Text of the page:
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Life-Wave is a term generally used to designate the life that animates each of the seven kingdoms that are evolving in a particular Globe. Thus, we have the human life-wave, the animal life-wave, etc. An additional meaning introduced by C. W. Leadbeater and Annie Besant, refer to what has been called the Three Great Outpourings.

According to A. P. Sinnett

A. P. Sinnett used this term to illustrate the way in which the Monads that animate each of the Kingdoms pass from one Globe of the Planetary Chain to the next one. This takes place as if by "waves", as opposed to a continuous flow:

The tide of life--the wave of existence, the spiritual impulse, call it by what name we please--passes on from planet to planet by rushes, or gushes, not by an even continuous flow.[1]

This happens once a particular Kingdom finishes its seven World-Periods or Rings, (called Root-Races in the case of human beings) and is ready to move one to the next Globe.

According to C. W. Leadbeater

C. W. Leadbeater wrote:

The term "life-wave" has been employed in our literature in three distinct senses. First, it has been used to denote the three great outpourings of Divine Life by means of which our solar system came into existence--by which its evolution is carried on. Secondly, it has been applied to the successive impulsions of which the second outpouring is formed. . . . Thirdly, the expression has been accepted as signifying the transference of life from one planet of our chain to another in the course of evolution.[2]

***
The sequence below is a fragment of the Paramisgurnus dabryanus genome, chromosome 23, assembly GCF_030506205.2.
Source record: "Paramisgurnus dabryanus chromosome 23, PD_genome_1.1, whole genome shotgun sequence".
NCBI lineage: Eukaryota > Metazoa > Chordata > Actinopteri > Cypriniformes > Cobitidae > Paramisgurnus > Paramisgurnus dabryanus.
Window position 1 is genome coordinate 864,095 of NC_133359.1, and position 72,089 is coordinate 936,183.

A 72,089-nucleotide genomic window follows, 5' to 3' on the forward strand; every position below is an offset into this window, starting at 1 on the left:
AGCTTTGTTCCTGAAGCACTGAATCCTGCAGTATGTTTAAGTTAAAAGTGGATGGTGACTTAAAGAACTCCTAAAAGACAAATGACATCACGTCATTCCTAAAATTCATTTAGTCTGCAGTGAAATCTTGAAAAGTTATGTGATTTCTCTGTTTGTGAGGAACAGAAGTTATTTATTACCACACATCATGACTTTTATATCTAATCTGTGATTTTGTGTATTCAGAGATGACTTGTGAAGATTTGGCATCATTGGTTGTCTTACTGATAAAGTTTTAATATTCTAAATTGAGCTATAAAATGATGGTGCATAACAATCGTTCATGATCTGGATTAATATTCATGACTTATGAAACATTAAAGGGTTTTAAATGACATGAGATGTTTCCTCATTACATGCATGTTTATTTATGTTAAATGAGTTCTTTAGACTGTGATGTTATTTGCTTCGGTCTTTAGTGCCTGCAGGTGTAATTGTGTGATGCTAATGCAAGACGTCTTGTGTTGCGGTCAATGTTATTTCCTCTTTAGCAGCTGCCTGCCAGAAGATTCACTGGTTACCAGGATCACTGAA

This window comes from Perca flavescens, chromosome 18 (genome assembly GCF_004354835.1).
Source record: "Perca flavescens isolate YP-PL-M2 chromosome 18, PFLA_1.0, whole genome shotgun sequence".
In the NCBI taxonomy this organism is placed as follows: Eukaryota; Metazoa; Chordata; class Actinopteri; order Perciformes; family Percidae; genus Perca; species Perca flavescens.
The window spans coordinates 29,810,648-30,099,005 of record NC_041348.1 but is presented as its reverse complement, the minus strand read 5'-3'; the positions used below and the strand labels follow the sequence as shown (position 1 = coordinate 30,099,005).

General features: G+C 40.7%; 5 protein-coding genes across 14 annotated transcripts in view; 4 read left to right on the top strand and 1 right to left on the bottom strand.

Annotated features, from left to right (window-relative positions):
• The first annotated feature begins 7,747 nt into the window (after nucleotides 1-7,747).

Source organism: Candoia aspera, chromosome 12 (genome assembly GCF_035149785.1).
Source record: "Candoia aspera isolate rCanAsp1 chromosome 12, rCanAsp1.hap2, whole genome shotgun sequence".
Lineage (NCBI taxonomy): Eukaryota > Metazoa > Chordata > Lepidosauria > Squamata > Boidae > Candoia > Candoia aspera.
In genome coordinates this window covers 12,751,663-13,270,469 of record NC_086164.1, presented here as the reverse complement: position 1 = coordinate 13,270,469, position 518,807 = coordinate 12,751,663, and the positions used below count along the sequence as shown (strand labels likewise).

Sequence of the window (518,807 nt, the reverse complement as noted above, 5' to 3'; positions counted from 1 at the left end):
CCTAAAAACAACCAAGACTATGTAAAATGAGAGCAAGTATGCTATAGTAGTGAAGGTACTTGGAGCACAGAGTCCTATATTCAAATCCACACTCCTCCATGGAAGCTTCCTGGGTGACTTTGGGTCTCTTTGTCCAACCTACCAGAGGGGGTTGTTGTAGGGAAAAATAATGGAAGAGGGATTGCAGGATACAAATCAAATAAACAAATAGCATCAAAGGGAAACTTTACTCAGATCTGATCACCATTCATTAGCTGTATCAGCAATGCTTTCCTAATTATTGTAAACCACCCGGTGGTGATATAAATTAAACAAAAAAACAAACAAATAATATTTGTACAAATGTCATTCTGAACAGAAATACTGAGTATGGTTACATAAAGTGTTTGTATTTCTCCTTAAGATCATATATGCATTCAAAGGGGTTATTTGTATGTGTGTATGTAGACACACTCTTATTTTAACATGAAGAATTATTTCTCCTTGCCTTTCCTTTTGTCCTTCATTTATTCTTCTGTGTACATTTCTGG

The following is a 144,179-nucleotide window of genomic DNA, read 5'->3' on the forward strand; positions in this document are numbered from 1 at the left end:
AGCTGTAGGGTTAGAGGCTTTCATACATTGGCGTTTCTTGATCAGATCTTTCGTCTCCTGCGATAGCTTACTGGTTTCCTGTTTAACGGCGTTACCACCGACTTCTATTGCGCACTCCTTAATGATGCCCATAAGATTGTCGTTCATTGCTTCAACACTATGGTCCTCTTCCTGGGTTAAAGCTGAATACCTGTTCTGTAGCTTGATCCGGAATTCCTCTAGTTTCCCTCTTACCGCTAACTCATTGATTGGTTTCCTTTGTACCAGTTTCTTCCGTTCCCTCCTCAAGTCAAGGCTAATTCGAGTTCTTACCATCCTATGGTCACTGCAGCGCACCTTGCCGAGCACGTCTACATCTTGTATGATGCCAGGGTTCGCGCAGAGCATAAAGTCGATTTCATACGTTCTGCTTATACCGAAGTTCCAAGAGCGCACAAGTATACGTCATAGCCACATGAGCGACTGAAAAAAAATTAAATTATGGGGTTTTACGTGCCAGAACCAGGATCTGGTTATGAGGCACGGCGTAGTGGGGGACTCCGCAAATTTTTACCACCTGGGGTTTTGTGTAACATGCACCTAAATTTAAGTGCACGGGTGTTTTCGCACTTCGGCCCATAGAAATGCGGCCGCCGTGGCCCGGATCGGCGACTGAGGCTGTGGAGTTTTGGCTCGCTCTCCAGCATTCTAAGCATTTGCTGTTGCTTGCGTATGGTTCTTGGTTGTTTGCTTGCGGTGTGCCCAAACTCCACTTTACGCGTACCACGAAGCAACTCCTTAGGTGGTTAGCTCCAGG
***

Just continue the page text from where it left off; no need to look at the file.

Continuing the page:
Regarding the second meaning, the idea is that the current life-wave that is ensouling humans in this Planetary Chain, ensouled animals in the previous Chain, and vegetables in the one preceding it. Thus, the animal life-wave in the Chain will become the human life-wave in the next one.[3]

According to G. de Purucker

G. de Purucker defined it as follows:

This is a term which means the collective hosts of monads, of which hosts there are seven or ten, according to the classification adopted. . .

When the hosts of beings forming the life-wave — the life-wave being composed of the entities derived from a former but now dead planet, in our case the moon — find that the time has arrived for them to enter upon their own particular evolutionary course, they cycle downwards as a life-wave along the planetary chain. . . . This life-wave passes seven times in all around the seven spheres of our planetary chain, at first cycling down the shadowy arc through all the seven elements of the kosmos, gathering experience in each one of them; each particular entity of the life-wave, no matter what its grade or kind — spiritual, psychic, astral, mental, divine — advancing, until at the bottom of the arc, when the middle of the fourth round is attained, they feel the end of the downward impulse. Then begins the upward impulse, the reascent along the luminous arc upwards, towards the source from which the life-wave originally came.[4]

Additional resources


  1. Alfred Percy Sinnett, Esoteric Buddhism (London: The Theosophical Publishing House, 1972), 34.
  2. Charles Webster Leadbeater, The Inner Life vol. II, (Wheaton, IL: Theosophical Press, 1942), 190-191.
  3. Charles Webster Leadbeater, The Inner Life vol. II, (Wheaton, IL: Theosophical Press, 1942), 193.
  4. Life-Wave by G. de Purucker in his Occult Glossary.